A conversation this week recalled an epiphany from my early career, when I coached tennis.
As an academic at the time, I found it difficult at first to build physical skills in week-end hackers, hot-shot juniors, and pre-teens with their parents eyeing me from the bleachers. One break-through came when I learned to keep groups moving for an hour.
A more serious problem was individual instruction. I shouted, “Open your eyes as you strike the ball!” or “Bend your knees!” and then I puzzled why students couldn’t integrate my superb advice in one smooth stroke. I wondered, numbly, “Why is everyone so bloody frustrated?”
Finally, I thought, “How did my best coaches coach?” One thing they did was point out progress, no matter how slight. So I tried something different in my next lesson. Instead of correcting a jittery beginner, I called her attention to anything at all that she did right. To my youthful astonishment, she promptly started ripping cross-court forehands! I continued to refine this method: “I loved the way you punched through that volley!” “That was beautiful when you took short steps to the ball!” Eventually, I found myself praising every student for any hint of doing something right. I might say, “Your wrist looks firmer now!” even if only barely. And it all worked. Students gained more confidence, rallied more consistently, made more difficult shots, and laughed more often. Soon I had more students and raked in more money.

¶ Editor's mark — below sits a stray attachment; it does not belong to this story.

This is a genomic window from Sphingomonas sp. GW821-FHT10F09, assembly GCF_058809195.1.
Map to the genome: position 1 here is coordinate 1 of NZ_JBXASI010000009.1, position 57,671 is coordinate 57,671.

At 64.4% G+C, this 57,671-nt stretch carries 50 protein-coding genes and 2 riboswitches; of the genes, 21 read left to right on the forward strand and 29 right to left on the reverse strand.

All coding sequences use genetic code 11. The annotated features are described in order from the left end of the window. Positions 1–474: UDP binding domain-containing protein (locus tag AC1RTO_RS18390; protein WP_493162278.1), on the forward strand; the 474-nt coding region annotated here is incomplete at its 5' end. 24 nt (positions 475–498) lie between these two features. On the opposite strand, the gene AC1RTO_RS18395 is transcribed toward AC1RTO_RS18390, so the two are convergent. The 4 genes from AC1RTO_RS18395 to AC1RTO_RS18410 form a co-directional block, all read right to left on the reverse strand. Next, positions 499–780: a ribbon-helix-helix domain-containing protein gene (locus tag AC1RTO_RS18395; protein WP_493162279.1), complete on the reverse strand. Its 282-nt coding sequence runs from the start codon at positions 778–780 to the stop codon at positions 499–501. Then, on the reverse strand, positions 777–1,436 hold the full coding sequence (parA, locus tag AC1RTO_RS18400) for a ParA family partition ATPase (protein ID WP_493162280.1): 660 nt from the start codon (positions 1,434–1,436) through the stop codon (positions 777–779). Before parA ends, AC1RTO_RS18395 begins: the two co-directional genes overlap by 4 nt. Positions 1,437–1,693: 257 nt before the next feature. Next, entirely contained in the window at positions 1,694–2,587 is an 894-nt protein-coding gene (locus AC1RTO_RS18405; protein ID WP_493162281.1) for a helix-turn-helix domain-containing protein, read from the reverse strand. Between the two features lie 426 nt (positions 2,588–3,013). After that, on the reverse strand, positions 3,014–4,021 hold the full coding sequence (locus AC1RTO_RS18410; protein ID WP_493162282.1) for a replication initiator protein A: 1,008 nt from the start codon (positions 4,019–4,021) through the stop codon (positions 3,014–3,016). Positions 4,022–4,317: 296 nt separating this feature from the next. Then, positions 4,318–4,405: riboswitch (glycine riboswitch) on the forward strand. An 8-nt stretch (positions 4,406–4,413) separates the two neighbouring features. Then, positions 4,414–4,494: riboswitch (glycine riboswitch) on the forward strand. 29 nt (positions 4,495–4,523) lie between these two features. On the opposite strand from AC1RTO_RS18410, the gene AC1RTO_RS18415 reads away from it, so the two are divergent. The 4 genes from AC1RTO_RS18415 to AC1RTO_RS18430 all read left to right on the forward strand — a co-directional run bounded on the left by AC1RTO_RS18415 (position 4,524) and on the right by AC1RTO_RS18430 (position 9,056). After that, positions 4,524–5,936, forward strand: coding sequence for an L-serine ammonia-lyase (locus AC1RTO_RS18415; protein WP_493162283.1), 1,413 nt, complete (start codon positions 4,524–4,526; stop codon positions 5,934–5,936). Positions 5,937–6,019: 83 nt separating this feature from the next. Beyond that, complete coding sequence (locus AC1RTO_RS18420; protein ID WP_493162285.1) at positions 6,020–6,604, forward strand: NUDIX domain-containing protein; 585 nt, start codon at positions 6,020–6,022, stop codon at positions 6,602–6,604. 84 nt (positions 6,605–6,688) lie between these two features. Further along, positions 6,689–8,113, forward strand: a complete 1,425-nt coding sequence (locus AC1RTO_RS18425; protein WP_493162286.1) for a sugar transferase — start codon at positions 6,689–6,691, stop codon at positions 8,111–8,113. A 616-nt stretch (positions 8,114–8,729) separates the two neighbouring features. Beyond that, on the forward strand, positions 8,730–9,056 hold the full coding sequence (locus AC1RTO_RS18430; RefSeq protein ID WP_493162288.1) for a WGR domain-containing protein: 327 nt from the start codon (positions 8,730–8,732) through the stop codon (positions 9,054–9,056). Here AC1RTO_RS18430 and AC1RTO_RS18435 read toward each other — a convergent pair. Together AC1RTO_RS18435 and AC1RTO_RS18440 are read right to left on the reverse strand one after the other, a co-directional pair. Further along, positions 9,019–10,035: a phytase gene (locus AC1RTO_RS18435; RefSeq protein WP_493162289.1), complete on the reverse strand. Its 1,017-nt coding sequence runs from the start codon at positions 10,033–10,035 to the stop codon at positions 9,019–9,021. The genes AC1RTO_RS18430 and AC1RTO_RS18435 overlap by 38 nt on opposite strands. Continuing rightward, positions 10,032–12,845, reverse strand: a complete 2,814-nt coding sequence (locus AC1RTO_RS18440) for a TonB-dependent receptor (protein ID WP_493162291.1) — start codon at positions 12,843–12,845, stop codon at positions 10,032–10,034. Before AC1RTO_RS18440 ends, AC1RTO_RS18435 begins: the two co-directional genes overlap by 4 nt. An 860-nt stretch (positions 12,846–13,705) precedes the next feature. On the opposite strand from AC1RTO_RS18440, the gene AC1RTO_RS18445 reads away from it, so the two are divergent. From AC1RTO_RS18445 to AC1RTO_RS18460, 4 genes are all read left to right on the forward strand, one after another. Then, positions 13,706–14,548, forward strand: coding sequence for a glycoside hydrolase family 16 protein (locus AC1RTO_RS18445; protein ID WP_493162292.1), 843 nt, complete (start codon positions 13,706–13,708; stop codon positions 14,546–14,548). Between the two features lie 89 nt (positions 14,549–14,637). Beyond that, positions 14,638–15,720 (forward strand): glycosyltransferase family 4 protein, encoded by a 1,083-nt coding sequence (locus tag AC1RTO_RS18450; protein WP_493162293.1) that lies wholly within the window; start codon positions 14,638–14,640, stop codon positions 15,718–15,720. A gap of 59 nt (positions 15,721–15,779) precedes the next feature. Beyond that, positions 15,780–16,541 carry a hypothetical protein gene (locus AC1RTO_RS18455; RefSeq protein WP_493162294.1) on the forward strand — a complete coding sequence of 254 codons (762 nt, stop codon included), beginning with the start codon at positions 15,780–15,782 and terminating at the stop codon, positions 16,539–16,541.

That career morphed into something else, but to this day problems of my own making often follow when I forget that early epiphany.
What approach works for you when you coach, or receive coaching? What epiphany can you share?